REGEV: ... using depleted uranium.
ZAHN: ... charge? Are you using...
ZAHN: ... phosphorous or not?
REGEV: ... I'm telling you, this particular charge -- this particular charge is simply not true. Israel, the sort of weaponry we use is the exact same sort of weaponry that other armies use. What we do, what we use is totally within the international standards.
ZAHN: And, once again, that was Mark Regev of the Israeli Foreign Ministry.
Now, some of the most important players in the Middle East crisis are finally showing their cards. Coming up next in our "Top Story" coverage: Syria, will it pressure Hezbollah to stop fighting? Could it start fighting Israel directly?
And, a little bit later on: Is the crisis in the Middle East only the beginning? Why are some Bible readers wondering if our "Top Story" is really leading to the end of the world? This pain is ruining my night.
ZAHN: Welcome back. More of our top story coverage now as Israel and Hezbollah continue to trade rocket and artillery barrages. Many accuse Syria along with Iran of providing arms and aid to Hezbollah. And new threats out of Damascus yesterday point to the possibility that Syria is ready to take up arms against Israel if Israel gets too close to its border.
So is Israel in the fight or out? And could direct talks with Lebanon's neighbor be the key to a diplomatic solution? Syria's ambassador to the U.S. Imad Moustapha joins me now from Washington. Thanks for being with us, sir.
So are you angry that Secretary of State Condoleezza Rice did not make it to Syria on this mission?
IMAD MOUSTAPHA, SYRIAN AMBASSADOR TO U.S.: Not really angry. We always expected this. Actually, Secretary Rice didn't do anything in Beirut, she only repeated the Israeli dictates and demands and parallel to her, the United States is sending laser-directed bombs to Israel so that Israel can use these bombs in killing more and more of the Lebanese children and civilians.
ZAHN: All right. Let's come back to where you think though Syria should be involved. If there were direct talks, which a lot of people are calling for, what is it that Syria could do to help end this crisis? For starters like helping disarm Hezbollah?
MOUSTAPHA: Well, let me say this. If the United States thinks that it's time for true diplomacy to start, then Syria is more than willing to engage. Syria can play a very constructive role in the Middle East. We have very good relations with Hezbollah, we have very good relations with the democratically-elected government of Hamas. And we are a major player in the Middle East and time and again we have invited Israel to start peace negotiations, peace talks with all of us, and we believe that the moment the United States wants to address the root causes of the ongoing conflict in the Middle East, then it will inevitably have to engage with Syria.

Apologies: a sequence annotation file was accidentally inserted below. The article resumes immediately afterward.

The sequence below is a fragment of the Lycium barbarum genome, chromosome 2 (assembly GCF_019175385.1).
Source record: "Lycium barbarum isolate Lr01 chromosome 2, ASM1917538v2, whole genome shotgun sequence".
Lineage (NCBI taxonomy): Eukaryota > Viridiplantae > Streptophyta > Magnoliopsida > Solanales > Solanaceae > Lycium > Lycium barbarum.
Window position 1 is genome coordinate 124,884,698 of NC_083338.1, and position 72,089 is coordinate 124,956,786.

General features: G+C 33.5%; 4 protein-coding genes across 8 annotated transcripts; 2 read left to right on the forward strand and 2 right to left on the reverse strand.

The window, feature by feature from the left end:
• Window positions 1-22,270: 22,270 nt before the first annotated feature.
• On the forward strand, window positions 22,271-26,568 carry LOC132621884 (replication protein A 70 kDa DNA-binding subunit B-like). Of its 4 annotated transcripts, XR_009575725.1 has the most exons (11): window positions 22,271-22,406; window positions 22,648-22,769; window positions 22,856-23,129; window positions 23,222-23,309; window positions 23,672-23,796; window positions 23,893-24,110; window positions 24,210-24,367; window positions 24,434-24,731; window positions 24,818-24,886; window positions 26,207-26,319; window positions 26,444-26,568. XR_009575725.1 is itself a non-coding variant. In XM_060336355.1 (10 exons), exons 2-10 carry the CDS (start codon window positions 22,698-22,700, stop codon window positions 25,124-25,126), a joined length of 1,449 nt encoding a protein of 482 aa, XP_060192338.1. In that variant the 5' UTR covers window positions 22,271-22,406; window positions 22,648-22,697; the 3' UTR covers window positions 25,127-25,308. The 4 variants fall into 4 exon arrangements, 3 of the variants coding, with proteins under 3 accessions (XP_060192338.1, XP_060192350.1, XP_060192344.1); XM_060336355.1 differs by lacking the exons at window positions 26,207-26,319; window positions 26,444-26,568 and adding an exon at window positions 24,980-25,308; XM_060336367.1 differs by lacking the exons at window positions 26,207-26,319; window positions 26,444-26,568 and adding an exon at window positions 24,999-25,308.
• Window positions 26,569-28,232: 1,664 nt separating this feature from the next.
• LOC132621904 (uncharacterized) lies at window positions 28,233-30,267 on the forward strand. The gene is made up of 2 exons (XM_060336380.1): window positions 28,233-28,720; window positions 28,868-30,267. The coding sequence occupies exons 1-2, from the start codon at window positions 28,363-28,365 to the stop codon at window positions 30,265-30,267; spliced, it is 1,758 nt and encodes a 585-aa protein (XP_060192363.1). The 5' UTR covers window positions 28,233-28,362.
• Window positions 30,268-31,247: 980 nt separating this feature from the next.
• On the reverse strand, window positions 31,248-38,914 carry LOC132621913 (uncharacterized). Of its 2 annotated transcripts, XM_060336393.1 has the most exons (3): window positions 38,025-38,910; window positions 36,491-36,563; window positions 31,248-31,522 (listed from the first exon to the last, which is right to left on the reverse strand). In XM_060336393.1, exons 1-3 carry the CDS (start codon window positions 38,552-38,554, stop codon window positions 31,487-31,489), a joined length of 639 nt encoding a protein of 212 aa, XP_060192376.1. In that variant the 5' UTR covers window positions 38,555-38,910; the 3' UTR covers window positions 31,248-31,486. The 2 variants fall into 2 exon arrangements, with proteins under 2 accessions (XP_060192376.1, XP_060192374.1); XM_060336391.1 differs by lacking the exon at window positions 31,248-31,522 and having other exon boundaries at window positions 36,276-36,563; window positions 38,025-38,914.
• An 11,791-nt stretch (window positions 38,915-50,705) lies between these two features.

ZAHN: All right. Now you say you have good relations with Hezbollah. President Bush says you are their state sponsor. Do you see a scenario where you could get Hezbollah to disarm when that's something the U.N. hasn't been able to do for the last couple of years through a very tough worded resolution.
MOUSTAPHA: No, the only scenario we see is for the United States and for Israel to realize that they need to address the whole Middle East conflict in a comprehensive way and find a peaceful resolution to this ongoing conflict.
Once this process starts, then all issues including Hezbollah, including Hamas, including all the unfair allegations and accusations against Syria, would disappear into thin air because this is what we want.
We want a peaceful resolution for this conflict in general, but right now promptly we need Israel to stop the atrocities it's committing against civilians in Lebanon.
ZAHN: There is a report out tonight that your government is offering the United States to help track down al Qaeda in Lebanon if in fact they agree to direct talks with Syria. Is that true what apparently a Syrian cabinet member is supposed to have said?
MOUSTAPHA: No, this is untrue. What we have repeatedly said is since September 11, the United States and Syria did cooperate together on al Qaeda and other extremist fundamentalist groups. However, this is not happening anymore. What we have said yesterday, very clearly, is that Syria is more than willing to engage constructively with the United States towards a comprehensive solution to the Middle East process.